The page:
Brooks Koepka looked completely in control of his golf swing at the start of the final round of the PGA Championship. Starting the day one stroke ahead of Viktor Hovland, the four-time major winner proceeded to birdie the second, third and fourth holes at Oak Hill, which was needed considering his playing partner, Viktor Hovland, birdied two of the first five holes as well.
But this is a major, and you’re not going to play perfectly the entire final round. On the sixth hole – a brutish dogleg-right par 4 measuring 460 metres – Koepka tried to hit a cut off the tee, but the ball faded too far, eventually landing in Allen’s Creek on the right side of the hole.
Suddenly, a big number – bogey 5, double-bogey 6 or worse – seemed to be in play as Koepka started talking to the walking rules official about how to proceed.
First, it had to be determined exactly where Koepka’s ball entered the penalty area, marked with red stakes. The official asked fans and volunteers in the area if they could help figure out the last point. A CBS TV replay clearly showed Koepka’s ball clearing the first part of the water hazard – and a bridge that crosses it – then back over land closer to the adjacent seventh hole that was in play before crossing the hazard line a second time and landing in the creek.
As Koepka talked to the official, the main question to be answered was, given the way the ball was fading, how far up the hazard line was it before the ball entered the penalty area.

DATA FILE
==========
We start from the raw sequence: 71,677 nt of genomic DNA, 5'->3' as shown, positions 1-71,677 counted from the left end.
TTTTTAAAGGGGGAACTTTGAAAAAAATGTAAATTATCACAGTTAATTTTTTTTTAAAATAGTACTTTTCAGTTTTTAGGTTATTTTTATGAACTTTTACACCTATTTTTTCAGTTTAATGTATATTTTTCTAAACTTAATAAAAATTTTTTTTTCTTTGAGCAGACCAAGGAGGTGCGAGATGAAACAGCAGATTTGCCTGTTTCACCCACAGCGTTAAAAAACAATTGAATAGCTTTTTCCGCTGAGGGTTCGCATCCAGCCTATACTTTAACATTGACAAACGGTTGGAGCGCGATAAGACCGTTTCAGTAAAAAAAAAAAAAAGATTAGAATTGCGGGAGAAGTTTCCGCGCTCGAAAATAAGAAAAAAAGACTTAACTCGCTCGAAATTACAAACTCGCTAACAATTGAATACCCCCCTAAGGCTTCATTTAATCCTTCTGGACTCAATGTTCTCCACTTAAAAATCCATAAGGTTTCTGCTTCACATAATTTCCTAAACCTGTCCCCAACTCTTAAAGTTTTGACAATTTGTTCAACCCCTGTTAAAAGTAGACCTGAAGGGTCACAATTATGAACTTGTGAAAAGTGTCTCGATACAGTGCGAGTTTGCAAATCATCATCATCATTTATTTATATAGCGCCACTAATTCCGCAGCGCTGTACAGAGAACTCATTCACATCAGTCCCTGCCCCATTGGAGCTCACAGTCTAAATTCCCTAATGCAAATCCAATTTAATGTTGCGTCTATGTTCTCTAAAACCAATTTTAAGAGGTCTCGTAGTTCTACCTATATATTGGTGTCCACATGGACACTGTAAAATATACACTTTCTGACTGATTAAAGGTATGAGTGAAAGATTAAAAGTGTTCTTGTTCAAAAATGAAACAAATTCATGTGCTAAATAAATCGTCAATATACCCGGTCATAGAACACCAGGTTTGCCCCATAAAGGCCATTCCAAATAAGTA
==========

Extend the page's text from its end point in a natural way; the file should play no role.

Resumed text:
At one point, CBS showed its ShotTracker AI technology to identify to viewers on TV where the ball appeared to enter the creek. The tracker confirmed roughly where Koepka was going to drop the ball and play what would now be his third shot with the one-stroke penalty for hitting it into the penalty area.
Using one of the relief options under Rule 17.1, Koepka dropped within two club lengths of where it was determined the ball went into the penalty area. (He could have also dropped anywhere back on a line from the hole through the point the ball entered the hazard or returned to the tee.) Koepka hit his third shot from 175 metres, blasting an iron to the back of the green.
From there, Koepka’s attempt to save par had good pace, missing three feet to the left of the hole. He made the bogey putt to fall back to eight-under for the championship, but still holding a one-shot lead over Hovland, who parred the hole. Twelve holes later, Koepka would secure his third PGA Championship by two strokes from Hovland and Scottie Scheffler.
As the CBS commentators noted, Koepka never got flustered amid the potential chaos, which made the bogey 5 he walked away with all the more remarkable.
“Quite impressive how he went through that whole process,” said Trevor Immelman. “We could hear him, you could hear his voice. He didn’t sound like he was in a panic at all. He handled it really calmly, thought through his options, took in all the information and tried to limit the damage.”